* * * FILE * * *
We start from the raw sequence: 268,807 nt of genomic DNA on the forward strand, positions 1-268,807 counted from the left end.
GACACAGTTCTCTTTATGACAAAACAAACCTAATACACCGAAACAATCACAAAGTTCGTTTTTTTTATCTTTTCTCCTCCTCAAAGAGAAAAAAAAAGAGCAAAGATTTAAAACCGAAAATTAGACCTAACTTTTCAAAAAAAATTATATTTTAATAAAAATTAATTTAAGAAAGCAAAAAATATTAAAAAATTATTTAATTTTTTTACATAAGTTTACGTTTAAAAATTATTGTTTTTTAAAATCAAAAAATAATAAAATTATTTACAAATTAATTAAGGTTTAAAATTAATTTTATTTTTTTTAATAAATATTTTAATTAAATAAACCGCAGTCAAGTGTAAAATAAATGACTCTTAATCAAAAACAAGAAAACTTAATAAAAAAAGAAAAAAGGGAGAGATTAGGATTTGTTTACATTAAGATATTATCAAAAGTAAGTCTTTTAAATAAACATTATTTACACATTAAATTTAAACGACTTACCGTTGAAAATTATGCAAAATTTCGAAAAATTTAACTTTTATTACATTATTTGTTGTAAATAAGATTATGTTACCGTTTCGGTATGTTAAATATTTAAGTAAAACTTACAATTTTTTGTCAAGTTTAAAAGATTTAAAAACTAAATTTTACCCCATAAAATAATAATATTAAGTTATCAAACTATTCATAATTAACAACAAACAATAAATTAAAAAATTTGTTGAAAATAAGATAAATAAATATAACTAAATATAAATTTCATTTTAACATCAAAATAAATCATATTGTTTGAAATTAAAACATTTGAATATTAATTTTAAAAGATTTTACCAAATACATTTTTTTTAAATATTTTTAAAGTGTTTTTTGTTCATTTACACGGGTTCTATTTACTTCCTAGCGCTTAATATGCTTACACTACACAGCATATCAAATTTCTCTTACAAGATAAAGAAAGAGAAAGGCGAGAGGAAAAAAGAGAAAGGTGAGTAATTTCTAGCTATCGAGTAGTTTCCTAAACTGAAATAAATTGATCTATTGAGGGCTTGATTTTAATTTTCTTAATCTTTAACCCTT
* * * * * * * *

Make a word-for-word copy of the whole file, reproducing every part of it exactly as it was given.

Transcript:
We start from the raw sequence: 268,807 nt of genomic DNA on the forward strand, positions 1-268,807 counted from the left end.
GACACAGTTCTCTTTATGACAAAACAAACCTAATACACCGAAACAATCACAAAGTTCGTTTTTTTTATCTTTTCTCCTCCTCAAAGAGAAAAAAAAAGAGCAAAGATTTAAAACCGAAAATTAGACCTAACTTTTCAAAAAAAATTATATTTTAATAAAAATTAATTTAAGAAAGCAAAAAATATTAAAAAATTATTTAATTTTTTTACATAAGTTTACGTTTAAAAATTATTGTTTTTTAAAATCAAAAAATAATAAAATTATTTACAAATTAATTAAGGTTTAAAATTAATTTTATTTTTTTTAATAAATATTTTAATTAAATAAACCGCAGTCAAGTGTAAAATAAATGACTCTTAATCAAAAACAAGAAAACTTAATAAAAAAAGAAAAAAGGGAGAGATTAGGATTTGTTTACATTAAGATATTATCAAAAGTAAGTCTTTTAAATAAACATTATTTACACATTAAATTTAAACGACTTACCGTTGAAAATTATGCAAAATTTCGAAAAATTTAACTTTTATTACATTATTTGTTGTAAATAAGATTATGTTACCGTTTCGGTATGTTAAATATTTAAGTAAAACTTACAATTTTTTGTCAAGTTTAAAAGATTTAAAAACTAAATTTTACCCCATAAAATAATAATATTAAGTTATCAAACTATTCATAATTAACAACAAACAATAAATTAAAAAATTTGTTGAAAATAAGATAAATAAATATAACTAAATATAAATTTCATTTTAACATCAAAATAAATCATATTGTTTGAAATTAAAACATTTGAATATTAATTTTAAAAGATTTTACCAAATACATTTTTTTTAAATATTTTTAAAGTGTTTTTTGTTCATTTACACGGGTTCTATTTACTTCCTAGCGCTTAATATGCTTACACTACACAGCATATCAAATTTCTCTTACAAGATAAAGAAAGAGAAAGGCGAGAGGAAAAAAGAGAAAGGTGAGTAATTTCTAGCTATCGAGTAGTTTCCTAAACTGAAATAAATTGATCTATTGAGGGCTTGATTTTAATTTTCTTAATCTTTAACCCTT